The inner race 9a of a bearing 9 is force-fitted onto the knurled portion 7a of the shaft 7 and the outer race 9b thereof is securely fitted to the inside of a housing 10, which is a cylindrical body of thin wall, press-formed of a steel plate, and having a flanged portion 10a bent inwards perpendicularly on one end thereof. The roller body 11 of nylon formed by an injection molding method contains the abovementioned housing 10, which is insert-molded concentrically inside the boss portion 11a of the roller body 11. Close to the open and unbent end portion of the housing 10 is formed a circular groove 11b around the inside of the boss portion 11a, into which a snap ring 12 is fitted. An axial gap or space between this snap ring 12 and the outer race 9b of the bearing 9 is plugged with a bush 13 of nylon having enough width to fill there. The outer race 9b of the bearing 9 is securely sandwiched, being unable to laterally shift, by the flange portion 10a on one side and the snap ring 12, via the bush 13, on the other side. On either end of the inner race 9a of the bearing are attached V-shaped rubber rings 14, one of which seals oil-tightly a gap between a flange portion 11c of the boss portion 11a and the shaft 7, and the other of which seals oil-tightly a gap between the bush 13 and the shaft 7. On either side of the boss portion 11a is mounted a labyrinth collar 15 made of polyacetal for the purpose of preventing the air flow-in and ingress of dust. Each collar 15 has groove inside formed concentrically with the shaft 7 for being loosely fitted, with a narrow gap, by a ring-like rib on the flange portion 11c and the bush 13, respectively.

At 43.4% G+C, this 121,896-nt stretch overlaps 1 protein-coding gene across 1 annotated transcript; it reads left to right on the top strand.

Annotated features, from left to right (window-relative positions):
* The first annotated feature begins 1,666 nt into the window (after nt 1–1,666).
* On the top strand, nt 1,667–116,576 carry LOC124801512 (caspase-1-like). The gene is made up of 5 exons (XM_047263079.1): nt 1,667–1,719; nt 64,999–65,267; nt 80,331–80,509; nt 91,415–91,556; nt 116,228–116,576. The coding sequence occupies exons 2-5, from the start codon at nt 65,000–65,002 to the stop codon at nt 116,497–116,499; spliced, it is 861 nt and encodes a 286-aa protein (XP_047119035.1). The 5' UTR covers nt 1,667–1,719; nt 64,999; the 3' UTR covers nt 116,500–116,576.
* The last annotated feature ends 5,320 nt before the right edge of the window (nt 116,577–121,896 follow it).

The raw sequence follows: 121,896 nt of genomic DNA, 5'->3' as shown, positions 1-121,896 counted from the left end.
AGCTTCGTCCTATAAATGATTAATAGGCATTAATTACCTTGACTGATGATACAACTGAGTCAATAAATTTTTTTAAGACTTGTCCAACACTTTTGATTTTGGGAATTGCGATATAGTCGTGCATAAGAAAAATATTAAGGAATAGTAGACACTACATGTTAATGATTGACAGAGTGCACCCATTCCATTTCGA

A series of rollers 4 having such a structure, when mounted on a belt-conveyor, are spanned in suspension, between a pair of stands 3, forming a certain concave curve with the load as well as its empty weight. The series of rollers 4, connected in a chain-like manner by the roller shafts 7, form a broken-line curve, which is quite flexible in the line-containing or vertical plane but highly resistive against a bending in the perpendicular direction to the plane. Such a construction of the belt-conveyor ensures an extremely stabilized and steady suspension posture of the entire system during the operation.

Besides, the boss portion 11a is protected by a pair of labyrinth collars 15 from the ingress of dust and also protected by a pair of V-shape rings 14 from the escape of the sealed grease.